Laboratory research is key to understanding how cancer works. But when scientists discover a new gene or pathway that’s involved in cancer, much more work needs to happen before that translates into new treatments for people with cancer.
The University of Michigan Comprehensive Cancer Center is launching a new Translational Oncology Program to bridge that gap in a more meaningful way and speed promising new treatments through laboratory testing and into clinical trials.
“The University of Michigan is well known for its strength in basic science. Now, we have the opportunity with the Translational Oncology Program to really make a difference in patients’ lives — which is the real reason we are all here,” says Diane Simeone, M.D., who has been named director of the new program.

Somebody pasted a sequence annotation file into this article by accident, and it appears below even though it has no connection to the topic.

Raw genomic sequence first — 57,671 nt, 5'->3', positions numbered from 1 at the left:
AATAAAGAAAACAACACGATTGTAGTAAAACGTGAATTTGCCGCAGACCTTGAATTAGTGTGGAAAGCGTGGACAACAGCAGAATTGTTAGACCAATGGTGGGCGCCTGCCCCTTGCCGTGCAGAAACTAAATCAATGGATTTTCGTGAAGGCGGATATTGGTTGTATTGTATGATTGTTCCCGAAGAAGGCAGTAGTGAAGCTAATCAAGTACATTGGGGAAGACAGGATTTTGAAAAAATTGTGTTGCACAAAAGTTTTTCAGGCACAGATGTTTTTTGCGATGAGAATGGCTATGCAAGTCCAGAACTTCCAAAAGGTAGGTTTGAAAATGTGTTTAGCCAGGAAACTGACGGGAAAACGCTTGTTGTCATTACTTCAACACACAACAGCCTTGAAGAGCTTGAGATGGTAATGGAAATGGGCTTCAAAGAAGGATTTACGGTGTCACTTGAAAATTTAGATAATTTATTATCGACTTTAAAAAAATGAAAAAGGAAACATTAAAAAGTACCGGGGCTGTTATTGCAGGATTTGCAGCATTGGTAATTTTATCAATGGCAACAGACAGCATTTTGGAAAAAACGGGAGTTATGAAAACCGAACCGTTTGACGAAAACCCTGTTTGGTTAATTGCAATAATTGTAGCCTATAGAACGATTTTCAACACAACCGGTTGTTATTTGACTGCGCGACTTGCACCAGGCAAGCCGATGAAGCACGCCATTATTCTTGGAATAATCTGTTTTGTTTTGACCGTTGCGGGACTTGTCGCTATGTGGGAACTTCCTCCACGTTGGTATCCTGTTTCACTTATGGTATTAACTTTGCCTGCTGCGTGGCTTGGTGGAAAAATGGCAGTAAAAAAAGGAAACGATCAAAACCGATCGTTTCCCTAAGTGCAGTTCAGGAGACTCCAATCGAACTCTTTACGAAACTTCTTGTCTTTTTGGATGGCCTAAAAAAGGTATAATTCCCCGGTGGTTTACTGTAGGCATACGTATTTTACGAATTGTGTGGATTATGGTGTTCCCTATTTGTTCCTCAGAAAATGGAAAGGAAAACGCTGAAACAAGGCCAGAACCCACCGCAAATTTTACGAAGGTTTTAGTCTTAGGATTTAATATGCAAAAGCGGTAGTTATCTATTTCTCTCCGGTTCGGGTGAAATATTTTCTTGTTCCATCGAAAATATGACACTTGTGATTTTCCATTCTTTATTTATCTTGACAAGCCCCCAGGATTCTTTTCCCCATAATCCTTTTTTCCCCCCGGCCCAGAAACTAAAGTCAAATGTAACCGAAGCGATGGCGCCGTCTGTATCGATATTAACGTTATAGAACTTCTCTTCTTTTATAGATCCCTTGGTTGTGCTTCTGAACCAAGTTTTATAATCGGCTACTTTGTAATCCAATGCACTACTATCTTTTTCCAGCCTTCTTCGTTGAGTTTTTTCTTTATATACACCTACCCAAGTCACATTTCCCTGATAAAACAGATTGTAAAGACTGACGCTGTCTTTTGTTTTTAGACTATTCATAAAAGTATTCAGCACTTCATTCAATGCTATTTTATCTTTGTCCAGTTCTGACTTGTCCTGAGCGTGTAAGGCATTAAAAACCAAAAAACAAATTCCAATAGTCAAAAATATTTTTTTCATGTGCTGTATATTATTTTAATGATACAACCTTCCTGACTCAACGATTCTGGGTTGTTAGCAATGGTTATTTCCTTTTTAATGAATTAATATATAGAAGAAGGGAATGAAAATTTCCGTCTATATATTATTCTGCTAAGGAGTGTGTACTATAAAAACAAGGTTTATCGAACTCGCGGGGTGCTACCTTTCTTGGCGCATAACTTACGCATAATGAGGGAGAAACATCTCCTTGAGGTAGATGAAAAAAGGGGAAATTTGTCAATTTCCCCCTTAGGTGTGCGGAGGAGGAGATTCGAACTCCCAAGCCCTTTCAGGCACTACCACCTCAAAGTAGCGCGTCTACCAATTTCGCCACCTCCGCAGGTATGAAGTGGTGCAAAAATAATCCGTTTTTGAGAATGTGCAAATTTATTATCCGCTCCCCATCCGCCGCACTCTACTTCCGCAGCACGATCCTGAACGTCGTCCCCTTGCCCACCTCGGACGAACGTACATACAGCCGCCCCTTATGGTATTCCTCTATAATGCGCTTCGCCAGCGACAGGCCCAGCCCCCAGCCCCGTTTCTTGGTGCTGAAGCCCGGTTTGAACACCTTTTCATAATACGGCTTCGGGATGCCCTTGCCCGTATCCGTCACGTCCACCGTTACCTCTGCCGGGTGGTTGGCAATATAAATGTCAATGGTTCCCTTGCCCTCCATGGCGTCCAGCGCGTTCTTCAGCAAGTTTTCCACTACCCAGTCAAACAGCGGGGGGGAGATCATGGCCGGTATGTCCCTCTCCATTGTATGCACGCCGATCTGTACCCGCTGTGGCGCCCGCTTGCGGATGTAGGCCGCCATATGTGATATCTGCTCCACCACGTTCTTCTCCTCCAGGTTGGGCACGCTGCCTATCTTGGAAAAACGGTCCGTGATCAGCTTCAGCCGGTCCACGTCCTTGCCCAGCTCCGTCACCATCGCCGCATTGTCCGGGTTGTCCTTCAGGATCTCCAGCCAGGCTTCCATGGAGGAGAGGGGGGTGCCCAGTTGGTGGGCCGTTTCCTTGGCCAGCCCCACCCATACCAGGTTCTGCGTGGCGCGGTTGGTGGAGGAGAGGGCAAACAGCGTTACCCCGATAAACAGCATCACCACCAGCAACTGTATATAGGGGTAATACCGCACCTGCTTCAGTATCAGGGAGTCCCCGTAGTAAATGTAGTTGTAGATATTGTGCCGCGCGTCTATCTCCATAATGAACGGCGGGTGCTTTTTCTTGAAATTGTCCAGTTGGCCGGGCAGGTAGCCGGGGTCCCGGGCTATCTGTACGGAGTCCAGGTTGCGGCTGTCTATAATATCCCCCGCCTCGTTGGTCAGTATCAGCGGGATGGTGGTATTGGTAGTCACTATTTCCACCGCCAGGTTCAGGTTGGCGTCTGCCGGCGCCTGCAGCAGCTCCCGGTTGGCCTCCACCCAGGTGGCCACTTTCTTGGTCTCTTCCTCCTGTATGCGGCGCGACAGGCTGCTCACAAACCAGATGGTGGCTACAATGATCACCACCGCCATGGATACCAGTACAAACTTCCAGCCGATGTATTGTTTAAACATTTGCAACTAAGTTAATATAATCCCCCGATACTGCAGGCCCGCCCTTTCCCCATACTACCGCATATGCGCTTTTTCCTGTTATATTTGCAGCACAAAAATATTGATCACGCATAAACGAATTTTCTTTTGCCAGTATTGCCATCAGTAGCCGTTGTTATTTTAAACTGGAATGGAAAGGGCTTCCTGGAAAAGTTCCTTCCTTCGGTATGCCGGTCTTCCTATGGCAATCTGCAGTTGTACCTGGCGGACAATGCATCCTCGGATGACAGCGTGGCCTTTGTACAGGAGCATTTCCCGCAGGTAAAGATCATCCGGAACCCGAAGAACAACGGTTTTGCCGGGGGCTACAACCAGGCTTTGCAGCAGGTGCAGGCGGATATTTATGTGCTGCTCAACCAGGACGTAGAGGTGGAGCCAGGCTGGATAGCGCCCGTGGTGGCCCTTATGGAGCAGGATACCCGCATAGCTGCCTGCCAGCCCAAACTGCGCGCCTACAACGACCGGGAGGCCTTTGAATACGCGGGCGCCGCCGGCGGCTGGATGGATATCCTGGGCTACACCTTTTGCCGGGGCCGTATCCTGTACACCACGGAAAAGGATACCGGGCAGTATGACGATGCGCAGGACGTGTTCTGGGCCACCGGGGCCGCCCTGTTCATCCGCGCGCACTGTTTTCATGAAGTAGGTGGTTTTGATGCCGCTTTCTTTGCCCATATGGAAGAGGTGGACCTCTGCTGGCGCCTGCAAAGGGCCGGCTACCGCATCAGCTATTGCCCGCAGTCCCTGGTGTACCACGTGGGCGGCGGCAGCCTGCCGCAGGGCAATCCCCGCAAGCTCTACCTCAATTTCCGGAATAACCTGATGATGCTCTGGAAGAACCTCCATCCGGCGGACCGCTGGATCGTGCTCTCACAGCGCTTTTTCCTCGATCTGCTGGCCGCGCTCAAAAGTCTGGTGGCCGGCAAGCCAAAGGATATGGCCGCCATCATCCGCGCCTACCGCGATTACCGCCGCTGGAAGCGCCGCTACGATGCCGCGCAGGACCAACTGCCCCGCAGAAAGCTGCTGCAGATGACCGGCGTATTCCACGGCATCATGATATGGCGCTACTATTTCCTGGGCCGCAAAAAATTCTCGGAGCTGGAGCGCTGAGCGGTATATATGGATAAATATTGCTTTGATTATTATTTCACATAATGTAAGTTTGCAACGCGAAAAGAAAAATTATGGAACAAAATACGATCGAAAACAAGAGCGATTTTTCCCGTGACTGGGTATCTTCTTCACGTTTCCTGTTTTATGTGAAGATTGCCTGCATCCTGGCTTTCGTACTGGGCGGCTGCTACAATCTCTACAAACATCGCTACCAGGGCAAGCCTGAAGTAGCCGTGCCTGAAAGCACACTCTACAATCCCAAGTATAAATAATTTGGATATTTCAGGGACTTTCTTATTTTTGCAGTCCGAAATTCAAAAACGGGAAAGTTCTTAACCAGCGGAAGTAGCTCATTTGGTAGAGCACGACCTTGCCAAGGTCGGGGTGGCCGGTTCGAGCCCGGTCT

The program will be housed at the University’s North Campus Research Complex, a 2.1 million square foot facility purchased by the University from Pfizer Corp. The space here will allow Dr. Simeone to bring together cancer researchers from across the campus who are focused on cancer. Up to 40 investigators will eventually be part of this new program, including teams looking at experimental therapeutics, cancer stem cells, molecular imaging and genomics.
Learn more about the Translational Oncology Program. To find about clinical trials that are currently available, call the nurses at Cancer AnswerLine at 800-865-1125.